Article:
At our farm the big storm was wet and annoying. We couldn't go out. Well, actually, we didn't want to go out. We hate to get wet. Except the horses, they don't care. Willen the crazy pony went around in the deluge snacking on grass as if it wasn't raining cats and dogs. Tommy and Laddy wisely stood in their run-in at least part of the time waiting - hour after hour - for a break in the weather. They watched Willen the 24/7 grass-eating-machine, shaking their heads.
So to us it was nothing more than a pain. But that is far from true in other places. As the waters start to recede we are hearing some very tragic stories of animals lost in the flooding. The people who run the Black Sheep Creamery near Chehalis had to be rescued by boat and helicopter when the floods rushed in faster and higher than ever before. They lost all but 22 of their 85 dairy sheep. You can read their harrowing account of what happened here.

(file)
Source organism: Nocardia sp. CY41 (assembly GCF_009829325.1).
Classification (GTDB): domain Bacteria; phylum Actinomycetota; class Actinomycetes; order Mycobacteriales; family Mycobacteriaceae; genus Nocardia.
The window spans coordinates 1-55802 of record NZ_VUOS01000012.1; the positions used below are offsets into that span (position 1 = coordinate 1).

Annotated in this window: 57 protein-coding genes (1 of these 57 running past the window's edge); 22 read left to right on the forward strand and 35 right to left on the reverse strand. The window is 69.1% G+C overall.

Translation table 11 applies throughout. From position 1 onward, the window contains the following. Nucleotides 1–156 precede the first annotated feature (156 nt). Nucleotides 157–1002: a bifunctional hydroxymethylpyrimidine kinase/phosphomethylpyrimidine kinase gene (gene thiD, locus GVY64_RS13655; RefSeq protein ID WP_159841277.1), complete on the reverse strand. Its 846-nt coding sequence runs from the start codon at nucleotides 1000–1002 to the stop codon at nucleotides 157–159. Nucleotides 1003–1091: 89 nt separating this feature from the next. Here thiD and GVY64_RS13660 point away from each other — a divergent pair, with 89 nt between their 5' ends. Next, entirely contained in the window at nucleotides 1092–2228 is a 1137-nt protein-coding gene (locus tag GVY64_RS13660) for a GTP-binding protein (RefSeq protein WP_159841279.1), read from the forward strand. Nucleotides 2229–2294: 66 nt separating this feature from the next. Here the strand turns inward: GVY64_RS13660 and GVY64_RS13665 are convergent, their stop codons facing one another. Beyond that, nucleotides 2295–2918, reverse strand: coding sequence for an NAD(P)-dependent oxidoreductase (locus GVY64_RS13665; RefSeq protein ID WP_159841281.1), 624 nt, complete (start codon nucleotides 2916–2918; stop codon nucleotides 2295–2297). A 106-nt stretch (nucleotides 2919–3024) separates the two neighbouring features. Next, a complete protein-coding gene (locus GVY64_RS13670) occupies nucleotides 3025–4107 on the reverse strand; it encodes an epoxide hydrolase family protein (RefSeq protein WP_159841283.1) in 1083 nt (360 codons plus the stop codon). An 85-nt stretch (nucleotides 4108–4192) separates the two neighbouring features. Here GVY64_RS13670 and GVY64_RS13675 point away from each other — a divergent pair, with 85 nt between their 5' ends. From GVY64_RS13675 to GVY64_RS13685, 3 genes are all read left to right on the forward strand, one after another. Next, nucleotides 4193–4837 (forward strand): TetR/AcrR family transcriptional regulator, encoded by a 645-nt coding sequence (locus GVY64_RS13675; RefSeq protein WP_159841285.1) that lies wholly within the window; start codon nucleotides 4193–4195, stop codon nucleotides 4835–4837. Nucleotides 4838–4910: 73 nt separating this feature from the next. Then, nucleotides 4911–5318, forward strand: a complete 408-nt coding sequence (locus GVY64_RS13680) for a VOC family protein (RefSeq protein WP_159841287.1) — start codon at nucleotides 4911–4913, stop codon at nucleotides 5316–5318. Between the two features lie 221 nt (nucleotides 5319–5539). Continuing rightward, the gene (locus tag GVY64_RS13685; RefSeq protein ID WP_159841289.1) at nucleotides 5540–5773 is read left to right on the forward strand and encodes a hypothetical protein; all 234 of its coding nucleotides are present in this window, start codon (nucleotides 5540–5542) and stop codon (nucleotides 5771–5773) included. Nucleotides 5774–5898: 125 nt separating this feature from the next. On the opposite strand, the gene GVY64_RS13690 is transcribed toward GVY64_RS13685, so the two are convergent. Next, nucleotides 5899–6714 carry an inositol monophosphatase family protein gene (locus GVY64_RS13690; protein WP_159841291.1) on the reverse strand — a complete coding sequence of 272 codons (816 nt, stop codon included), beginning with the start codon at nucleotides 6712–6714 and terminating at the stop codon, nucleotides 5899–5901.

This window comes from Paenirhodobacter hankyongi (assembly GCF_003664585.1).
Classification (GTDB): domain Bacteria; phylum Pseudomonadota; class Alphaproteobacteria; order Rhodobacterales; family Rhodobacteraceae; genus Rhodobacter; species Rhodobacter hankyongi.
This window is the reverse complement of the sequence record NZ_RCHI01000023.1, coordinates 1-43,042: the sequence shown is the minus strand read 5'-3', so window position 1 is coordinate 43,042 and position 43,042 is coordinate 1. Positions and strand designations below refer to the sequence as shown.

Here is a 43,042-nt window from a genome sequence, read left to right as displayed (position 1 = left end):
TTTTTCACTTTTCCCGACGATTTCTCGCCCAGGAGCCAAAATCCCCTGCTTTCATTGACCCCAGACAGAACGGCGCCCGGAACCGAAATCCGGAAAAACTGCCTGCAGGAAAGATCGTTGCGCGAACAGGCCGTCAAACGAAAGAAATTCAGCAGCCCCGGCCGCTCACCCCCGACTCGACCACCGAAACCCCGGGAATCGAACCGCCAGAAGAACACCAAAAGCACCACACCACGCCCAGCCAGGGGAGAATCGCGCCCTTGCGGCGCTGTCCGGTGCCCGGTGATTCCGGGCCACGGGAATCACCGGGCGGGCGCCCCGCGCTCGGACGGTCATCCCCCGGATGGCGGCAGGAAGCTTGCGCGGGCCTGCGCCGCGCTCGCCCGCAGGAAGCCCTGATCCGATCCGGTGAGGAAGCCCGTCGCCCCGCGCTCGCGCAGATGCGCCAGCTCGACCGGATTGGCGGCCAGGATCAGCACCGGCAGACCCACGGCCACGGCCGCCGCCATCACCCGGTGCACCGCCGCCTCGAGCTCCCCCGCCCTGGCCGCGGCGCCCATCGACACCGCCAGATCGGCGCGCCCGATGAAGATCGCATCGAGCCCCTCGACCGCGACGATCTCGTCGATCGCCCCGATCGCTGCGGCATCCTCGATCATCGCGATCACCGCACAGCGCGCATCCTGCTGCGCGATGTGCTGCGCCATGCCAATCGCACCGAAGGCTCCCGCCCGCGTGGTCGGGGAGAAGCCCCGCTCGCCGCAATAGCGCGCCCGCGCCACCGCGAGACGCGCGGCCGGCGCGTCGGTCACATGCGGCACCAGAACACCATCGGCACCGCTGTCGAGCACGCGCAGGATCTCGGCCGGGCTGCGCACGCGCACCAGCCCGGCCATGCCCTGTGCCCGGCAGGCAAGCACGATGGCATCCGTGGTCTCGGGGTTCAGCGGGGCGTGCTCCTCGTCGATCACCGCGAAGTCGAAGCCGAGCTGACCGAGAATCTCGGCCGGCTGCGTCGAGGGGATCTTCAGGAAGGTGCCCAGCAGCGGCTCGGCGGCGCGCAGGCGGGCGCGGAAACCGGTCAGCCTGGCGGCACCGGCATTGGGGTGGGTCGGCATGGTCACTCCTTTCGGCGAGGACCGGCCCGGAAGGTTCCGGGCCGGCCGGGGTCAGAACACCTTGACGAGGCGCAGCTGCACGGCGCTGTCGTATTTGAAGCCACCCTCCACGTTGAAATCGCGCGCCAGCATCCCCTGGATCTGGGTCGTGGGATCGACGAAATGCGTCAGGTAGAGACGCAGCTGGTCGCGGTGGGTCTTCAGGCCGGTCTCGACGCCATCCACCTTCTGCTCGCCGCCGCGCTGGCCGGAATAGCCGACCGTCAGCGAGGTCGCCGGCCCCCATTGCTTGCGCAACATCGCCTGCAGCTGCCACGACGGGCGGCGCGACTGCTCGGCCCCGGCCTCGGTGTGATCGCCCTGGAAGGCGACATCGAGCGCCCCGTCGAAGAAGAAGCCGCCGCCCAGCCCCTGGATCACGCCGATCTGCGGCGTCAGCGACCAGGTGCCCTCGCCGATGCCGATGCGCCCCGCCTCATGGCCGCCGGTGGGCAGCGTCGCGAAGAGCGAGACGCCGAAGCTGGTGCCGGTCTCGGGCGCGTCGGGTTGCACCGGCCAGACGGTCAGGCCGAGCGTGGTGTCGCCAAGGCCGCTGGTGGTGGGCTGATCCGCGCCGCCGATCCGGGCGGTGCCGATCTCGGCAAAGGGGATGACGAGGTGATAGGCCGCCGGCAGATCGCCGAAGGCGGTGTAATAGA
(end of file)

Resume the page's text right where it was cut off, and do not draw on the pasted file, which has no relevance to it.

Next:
The farmer does not know them personally, but has seen them at local farmer's markets and cheese tastings, and they seem like very nice people.
We didn't hear anything until yesterday from Poppy Patch farm in Montesano. That is the farm where my boyfriend Captain January was born, and it is home to one of the prettiest Nigerian herds in the country. They are downstream from Chehalis, right near the coast, so the waters did not even crest there until yesterday. They have 60 acres right near the river.
The farmer was relieved to finally get an email from them yesterday - 50 of their 60 acres were underwater and the water was lapping at the goat barn. They had the big stock trailer backed up waiting to get their goats out if necessary. But the river had stopped rising, and they were able to stay.
They said that the winds from the early part of the storm had blown two railroad cars off the tracks near their house - that's how hard it was blowing. The wind gauge broke when the winds reached 81 mph; they think the winds were around 100 mph, and they lost some of their roof panels. They said that Montesano is littered with trees and power poles and roof panels.
But they are safe and have already started doing what everyone else will be doing for a long time: cleaning up.